Wroxeter is a village 5 niles SE of Shrewsbury on the River Severn, best known for the Roman city on the N side of the modern village. The church is in the centre of the village, on the E bank of the river. It consists of a chancel that is Anglo-Saxon in orgin (see N wall) but largely late-12thc, with an 18thc S vestry, a 12thc unaisled nave, wider on the S side than the N, a 19thc S porch and a W tower. According to Pevsner (1958) there was a S nave arcade that was removed. The aisle must date to c.1300 (see S nave windows), and the aisle removed and the S wall rebuilt in 1763. The font is of interest, being formed of the base of a Roman column, and a photograph is included. The church was closed on 1980, and came under the care of the Churches Conservation Trust in 1987.
Wroxeter was held by Thorth in 1066 and by Sheriff Reginald in 1086. It was assessed at 1 hide. The church is mentioned in the Domesday Survey as being part of a collegiate establishment with four priests. In 1347, the church was given to Haughmond Abbey.
Single order, round headed and blocked. What remains is the E jamb capital and impost and three-quarters of the arch. To the W the other jamb abd arch segment have been overbuilt by the 18thc vestry, and the opening below capital level has been blocked flush with the chancel wall. It is possible that the upper part of the opening was once used as a window.
The capital is a tall volute with faceted bell and small crockets in the centre of each face. This carries a hollow chamfered impost with adeep groove in the face, much worn, and an arch with a keeled angle roll flanked by rows of frontal chevron on face and soffit, and point-to-point lateral chevron on face and soffit outside it. The label is chamfered to the extrados, and on its inner face, or soffit, is a roww of tangential trumpet-shaped flowers. The label stop appears to be a spiral terminal decorated with a row of rounded indentations.
Plain voussoirs. Label decorated with two rows of fleshy dogtooth ornament separated by band running lengthwise across arch. In the central section of the label, the band thickens to form flat, elongated lozenges.
The spiral label stop on the E side of the doorway continues as a stringcourse that runs horizontally, then turns upward for 2 courses and turns horizontal again, running E until it reaches the later (c.1300) S chancel window. Like the label stop it is decorated with a series of square indentations, but the wear pattern makes the decoration irregular.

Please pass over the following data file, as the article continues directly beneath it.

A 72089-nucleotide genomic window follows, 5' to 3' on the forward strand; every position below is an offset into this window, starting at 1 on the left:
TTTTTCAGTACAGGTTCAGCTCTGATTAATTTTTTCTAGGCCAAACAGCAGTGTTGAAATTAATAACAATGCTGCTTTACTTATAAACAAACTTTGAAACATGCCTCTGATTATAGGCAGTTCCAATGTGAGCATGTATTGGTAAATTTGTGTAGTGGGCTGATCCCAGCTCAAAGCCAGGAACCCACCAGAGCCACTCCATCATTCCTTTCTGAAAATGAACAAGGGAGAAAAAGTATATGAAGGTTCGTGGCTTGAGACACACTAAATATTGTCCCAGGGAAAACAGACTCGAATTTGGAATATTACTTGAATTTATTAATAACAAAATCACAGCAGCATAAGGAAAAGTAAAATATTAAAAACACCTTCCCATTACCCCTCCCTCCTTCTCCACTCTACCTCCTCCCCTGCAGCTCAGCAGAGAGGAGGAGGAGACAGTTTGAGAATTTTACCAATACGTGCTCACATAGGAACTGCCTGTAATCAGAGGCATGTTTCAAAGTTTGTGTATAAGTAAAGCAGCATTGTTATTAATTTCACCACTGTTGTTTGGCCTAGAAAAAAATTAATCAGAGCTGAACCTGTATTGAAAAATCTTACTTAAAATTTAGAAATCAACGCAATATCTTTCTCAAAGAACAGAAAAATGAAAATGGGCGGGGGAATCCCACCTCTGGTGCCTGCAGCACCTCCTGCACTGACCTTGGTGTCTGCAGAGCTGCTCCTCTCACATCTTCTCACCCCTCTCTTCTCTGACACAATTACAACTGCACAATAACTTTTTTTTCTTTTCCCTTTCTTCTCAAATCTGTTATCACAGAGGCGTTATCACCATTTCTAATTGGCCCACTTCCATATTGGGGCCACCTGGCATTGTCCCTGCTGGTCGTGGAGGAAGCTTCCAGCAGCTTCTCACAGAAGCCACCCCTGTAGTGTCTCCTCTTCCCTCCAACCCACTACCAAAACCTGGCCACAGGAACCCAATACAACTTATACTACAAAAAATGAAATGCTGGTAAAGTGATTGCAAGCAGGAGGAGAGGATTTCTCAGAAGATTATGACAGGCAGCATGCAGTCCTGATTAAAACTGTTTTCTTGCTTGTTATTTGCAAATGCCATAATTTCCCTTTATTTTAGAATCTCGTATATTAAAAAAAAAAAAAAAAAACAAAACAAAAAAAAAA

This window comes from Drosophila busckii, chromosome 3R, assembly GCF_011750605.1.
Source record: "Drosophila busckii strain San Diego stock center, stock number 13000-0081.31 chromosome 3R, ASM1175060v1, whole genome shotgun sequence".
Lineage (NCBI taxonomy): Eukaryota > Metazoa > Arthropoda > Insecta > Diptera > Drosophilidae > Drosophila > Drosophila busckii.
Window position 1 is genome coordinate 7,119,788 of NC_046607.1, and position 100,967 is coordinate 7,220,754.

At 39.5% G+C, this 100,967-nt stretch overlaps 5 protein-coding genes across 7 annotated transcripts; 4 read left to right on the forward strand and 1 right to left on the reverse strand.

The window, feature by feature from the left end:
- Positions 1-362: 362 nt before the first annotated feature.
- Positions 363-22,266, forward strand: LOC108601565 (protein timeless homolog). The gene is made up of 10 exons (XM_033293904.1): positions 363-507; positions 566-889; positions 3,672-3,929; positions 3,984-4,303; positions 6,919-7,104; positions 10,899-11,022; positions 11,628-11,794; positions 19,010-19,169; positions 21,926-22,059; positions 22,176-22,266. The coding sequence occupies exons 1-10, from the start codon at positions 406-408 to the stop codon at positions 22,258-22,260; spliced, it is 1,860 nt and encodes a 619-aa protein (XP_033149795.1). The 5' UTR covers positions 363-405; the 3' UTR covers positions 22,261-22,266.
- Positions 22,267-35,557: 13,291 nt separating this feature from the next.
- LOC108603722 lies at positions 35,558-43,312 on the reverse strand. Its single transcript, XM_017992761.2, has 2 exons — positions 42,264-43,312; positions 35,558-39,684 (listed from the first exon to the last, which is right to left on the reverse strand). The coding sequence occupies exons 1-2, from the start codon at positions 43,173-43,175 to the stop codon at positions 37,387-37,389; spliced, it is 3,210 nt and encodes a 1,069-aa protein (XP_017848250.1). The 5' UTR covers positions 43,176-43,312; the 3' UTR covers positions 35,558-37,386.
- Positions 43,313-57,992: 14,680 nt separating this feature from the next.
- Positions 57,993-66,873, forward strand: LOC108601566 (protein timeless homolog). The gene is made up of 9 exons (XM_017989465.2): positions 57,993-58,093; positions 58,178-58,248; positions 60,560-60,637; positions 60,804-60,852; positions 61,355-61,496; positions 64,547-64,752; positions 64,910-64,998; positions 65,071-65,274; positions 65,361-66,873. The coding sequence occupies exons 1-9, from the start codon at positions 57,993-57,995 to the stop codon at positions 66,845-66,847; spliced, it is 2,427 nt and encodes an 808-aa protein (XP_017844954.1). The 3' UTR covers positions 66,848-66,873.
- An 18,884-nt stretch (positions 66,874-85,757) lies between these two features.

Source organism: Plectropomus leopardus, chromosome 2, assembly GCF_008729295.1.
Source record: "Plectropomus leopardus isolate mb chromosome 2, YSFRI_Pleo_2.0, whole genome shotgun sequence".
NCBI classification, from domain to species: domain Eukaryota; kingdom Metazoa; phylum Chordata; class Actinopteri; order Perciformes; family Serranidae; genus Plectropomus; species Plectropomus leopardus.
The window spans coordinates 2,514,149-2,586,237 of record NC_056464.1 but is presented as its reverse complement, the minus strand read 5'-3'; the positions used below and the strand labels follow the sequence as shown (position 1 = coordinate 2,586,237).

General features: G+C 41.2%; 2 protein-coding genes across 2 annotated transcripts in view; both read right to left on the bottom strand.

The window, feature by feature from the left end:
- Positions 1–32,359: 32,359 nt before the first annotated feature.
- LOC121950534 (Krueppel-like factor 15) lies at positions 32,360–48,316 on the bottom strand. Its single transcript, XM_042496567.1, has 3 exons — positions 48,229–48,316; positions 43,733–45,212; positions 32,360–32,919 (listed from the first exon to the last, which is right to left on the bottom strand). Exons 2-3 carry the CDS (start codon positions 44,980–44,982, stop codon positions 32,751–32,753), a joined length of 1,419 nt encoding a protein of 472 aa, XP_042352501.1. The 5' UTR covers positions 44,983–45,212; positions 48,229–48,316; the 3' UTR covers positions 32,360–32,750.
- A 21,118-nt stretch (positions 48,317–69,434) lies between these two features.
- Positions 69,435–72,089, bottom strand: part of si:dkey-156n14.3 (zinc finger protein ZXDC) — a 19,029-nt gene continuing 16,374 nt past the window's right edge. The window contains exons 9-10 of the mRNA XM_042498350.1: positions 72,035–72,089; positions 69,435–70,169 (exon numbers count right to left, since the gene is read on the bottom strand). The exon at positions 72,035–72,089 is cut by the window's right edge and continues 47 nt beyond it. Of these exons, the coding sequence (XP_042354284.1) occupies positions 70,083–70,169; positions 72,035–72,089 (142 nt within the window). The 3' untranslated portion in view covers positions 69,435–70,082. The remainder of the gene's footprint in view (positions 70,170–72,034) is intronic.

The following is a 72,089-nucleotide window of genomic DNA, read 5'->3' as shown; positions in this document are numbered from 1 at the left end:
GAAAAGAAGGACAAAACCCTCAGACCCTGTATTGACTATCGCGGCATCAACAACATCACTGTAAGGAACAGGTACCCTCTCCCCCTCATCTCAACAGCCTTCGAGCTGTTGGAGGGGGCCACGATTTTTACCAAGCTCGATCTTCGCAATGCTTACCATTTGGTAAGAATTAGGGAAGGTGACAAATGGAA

One small relief of animal immured at the top of the S nave wall. Dog or similar animal shown in profile, facing to L. Elongated, pointed head, quite small in relation to body. Shaggy fur. Short tail, curling upwards. four legs clearly visible, forelegs somewhat damaged.
One small relief of dog or similar animal shown in profile, facing to R. Very similar to (i). Part of left foreleg missing. Tail less prominent than in first relief.
Pointed. Two orders on E and W faces. Red local sandstone.
Arch surface chamfered. Hollow chamfer imposts, one row of roll-moulding on upright followed by deep horizontal groove and straight section.
L capitals triple trumpet capital. Roundels of trumpet capitals decorated with scalloped leaves. Horizontal arris on necking. Central colonnette decorated with fillet. Water-holding bases.
R capitals: triple capital with fleshy foliage. Ball-shaped leaves as volutes. Horizontal arris on necking. Central colonnette decorated with fillet. Water-holding bases.
Roll-moulding in the arch. Impost continuous with first order.
L capital: foliate. Horizontal arris on necking. Water-holding base.
R capital: strapwork terminating in two fleur-de-lys on W and S faces. Water-holding base.
Keel-moulding in the arch. Imposts continuous with first order.
L capital: stiff leaf capital with three ball-shaped volutes. Plain necking, fillet on colonnette. Water-holding base.
R capital: fleshy foliage, ball-shaped leaves as volutes.Water-holding base.
Pointed. Two orders. Limestone.
C. Moffett, `Archaeological Investigations at the Anglo-Saxon Church of St Andrew, Wroxeter', Transactions of the Shropshire Archaeological and Historical Society LXVI (1989), 1-14.
C. Moffett et al, St. Andrew's Church, Wroxeter, Shropshire, booklet, Churches Conservation Trust, London, 1998.
N. Pevsner, 1958, 327-28.